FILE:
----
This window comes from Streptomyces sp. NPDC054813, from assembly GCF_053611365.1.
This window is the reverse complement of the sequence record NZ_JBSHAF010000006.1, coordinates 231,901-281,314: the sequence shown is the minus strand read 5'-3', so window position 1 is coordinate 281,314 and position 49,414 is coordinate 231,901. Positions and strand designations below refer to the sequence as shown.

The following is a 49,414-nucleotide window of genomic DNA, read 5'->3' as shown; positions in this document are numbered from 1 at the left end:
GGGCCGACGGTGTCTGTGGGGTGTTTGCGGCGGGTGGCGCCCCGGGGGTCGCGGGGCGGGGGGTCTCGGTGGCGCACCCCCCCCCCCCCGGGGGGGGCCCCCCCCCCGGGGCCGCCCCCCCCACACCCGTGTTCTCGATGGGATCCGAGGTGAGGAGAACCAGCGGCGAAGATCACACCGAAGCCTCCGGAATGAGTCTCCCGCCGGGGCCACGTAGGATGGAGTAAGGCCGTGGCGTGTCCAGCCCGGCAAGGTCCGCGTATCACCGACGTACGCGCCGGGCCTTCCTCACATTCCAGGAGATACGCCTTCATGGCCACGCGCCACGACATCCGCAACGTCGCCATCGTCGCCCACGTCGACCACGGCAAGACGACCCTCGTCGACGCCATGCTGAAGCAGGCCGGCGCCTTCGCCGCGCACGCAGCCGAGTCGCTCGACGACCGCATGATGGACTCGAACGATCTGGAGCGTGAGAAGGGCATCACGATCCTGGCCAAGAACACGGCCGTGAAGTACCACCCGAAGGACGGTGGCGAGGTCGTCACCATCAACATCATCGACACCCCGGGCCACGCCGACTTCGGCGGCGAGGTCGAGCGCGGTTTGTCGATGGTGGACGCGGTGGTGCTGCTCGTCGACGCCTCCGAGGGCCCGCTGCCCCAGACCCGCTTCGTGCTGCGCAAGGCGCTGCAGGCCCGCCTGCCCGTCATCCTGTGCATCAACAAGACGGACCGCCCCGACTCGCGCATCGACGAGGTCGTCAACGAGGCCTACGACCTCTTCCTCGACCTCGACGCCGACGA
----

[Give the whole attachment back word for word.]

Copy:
This window comes from Streptomyces sp. NPDC054813, from assembly GCF_053611365.1.
This window is the reverse complement of the sequence record NZ_JBSHAF010000006.1, coordinates 231,901-281,314: the sequence shown is the minus strand read 5'-3', so window position 1 is coordinate 281,314 and position 49,414 is coordinate 231,901. Positions and strand designations below refer to the sequence as shown.

The following is a 49,414-nucleotide window of genomic DNA, read 5'->3' as shown; positions in this document are numbered from 1 at the left end:
GGGCCGACGGTGTCTGTGGGGTGTTTGCGGCGGGTGGCGCCCCGGGGGTCGCGGGGCGGGGGGTCTCGGTGGCGCACCCCCCCCCCCCCGGGGGGGGCCCCCCCCCCGGGGCCGCCCCCCCCACACCCGTGTTCTCGATGGGATCCGAGGTGAGGAGAACCAGCGGCGAAGATCACACCGAAGCCTCCGGAATGAGTCTCCCGCCGGGGCCACGTAGGATGGAGTAAGGCCGTGGCGTGTCCAGCCCGGCAAGGTCCGCGTATCACCGACGTACGCGCCGGGCCTTCCTCACATTCCAGGAGATACGCCTTCATGGCCACGCGCCACGACATCCGCAACGTCGCCATCGTCGCCCACGTCGACCACGGCAAGACGACCCTCGTCGACGCCATGCTGAAGCAGGCCGGCGCCTTCGCCGCGCACGCAGCCGAGTCGCTCGACGACCGCATGATGGACTCGAACGATCTGGAGCGTGAGAAGGGCATCACGATCCTGGCCAAGAACACGGCCGTGAAGTACCACCCGAAGGACGGTGGCGAGGTCGTCACCATCAACATCATCGACACCCCGGGCCACGCCGACTTCGGCGGCGAGGTCGAGCGCGGTTTGTCGATGGTGGACGCGGTGGTGCTGCTCGTCGACGCCTCCGAGGGCCCGCTGCCCCAGACCCGCTTCGTGCTGCGCAAGGCGCTGCAGGCCCGCCTGCCCGTCATCCTGTGCATCAACAAGACGGACCGCCCCGACTCGCGCATCGACGAGGTCGTCAACGAGGCCTACGACCTCTTCCTCGACCTCGACGCCGACGA